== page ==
Most of the drones need their time to develop, and this collection is no exception. The fourteen tracks fill up two hours and sixteen minutes, which is why this collection is only available as a digital download and not in a physical form.

Also on Spotify


Datsuzoku

KENNETH KIRSCHNER – DATSUZOKU

To describe the music of Kenneth Kirschner and its impact, you’ll need many words.
Or maybe not.
It’s probably best to use the Yugen Art description of the meaning of the word Datsuzoku:

“One of the seven principles of Japanese Zen aesthetic. Freedom from habit or formula. Escape from the ordinary. Unwordly. Transcending the conventional.
The Feeling of surprise and a bit of amazement when one realizes they can have freedom from the formal.”

And – if this description is still not convincing enough for you: it is a free download! (Like much of Kenneth Kirschner‘s music)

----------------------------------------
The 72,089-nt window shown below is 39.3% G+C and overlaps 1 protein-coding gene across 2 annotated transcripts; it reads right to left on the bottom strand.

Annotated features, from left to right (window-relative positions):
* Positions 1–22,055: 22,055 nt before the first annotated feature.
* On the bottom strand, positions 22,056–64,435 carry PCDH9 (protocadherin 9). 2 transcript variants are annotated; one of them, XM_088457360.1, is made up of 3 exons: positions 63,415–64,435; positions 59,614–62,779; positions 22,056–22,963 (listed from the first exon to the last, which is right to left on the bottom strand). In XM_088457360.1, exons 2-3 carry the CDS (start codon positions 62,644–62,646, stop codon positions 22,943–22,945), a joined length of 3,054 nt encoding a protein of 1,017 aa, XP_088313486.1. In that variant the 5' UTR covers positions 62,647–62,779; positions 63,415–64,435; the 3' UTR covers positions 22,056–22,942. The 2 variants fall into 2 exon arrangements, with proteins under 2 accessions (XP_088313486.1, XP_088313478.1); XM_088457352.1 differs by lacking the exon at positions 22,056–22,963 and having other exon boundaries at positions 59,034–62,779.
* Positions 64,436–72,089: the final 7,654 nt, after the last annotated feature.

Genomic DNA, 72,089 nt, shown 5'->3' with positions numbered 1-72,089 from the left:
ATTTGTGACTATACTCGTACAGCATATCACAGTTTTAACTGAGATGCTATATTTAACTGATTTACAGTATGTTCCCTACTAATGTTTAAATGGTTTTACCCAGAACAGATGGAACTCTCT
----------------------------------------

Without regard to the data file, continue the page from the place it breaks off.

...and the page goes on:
Kenneth Kirschner – October 13, 2001
 


Malfatti Surge

JOHANNES MALFATTI – SURGE

It starts almost unnoticed, with a barely audible white noise reminiscing the sound of a distant beach. But slowly the intensity increases and the waves become a surge. Pushed up and forward by the drone sounds that gradually take over, sometimes with a thundering mass of sub-low bass, at other moments sounding like a distant choir. A drone in constant movement.

The 58 minute Surge “is based on textural developments that evolve very slowly over time.”
“Most processes in nature are too slow to be perceived by the human senses. We merely experience the ripples on the surface, like the passing of hours, days, of changing weather or trends in fashion. The all underlying stream of geological change, like the flow of glaciers or the drifting of continents, is outside our field of experience. However, some events bring these streams closer to the surface. In a glacial surge, the flow velocity of a glacier suddenly increases up to tens of meters per day, making the otherwise imperceptibly slow movement tangible.”

These liner notes are not only a description of what inspired Johannes Malfatti, but also link the album to its label: Surge is appropriately released on the Glacial Movements label, celebrating their tenth anniversary of releasing ‘glacial’ music.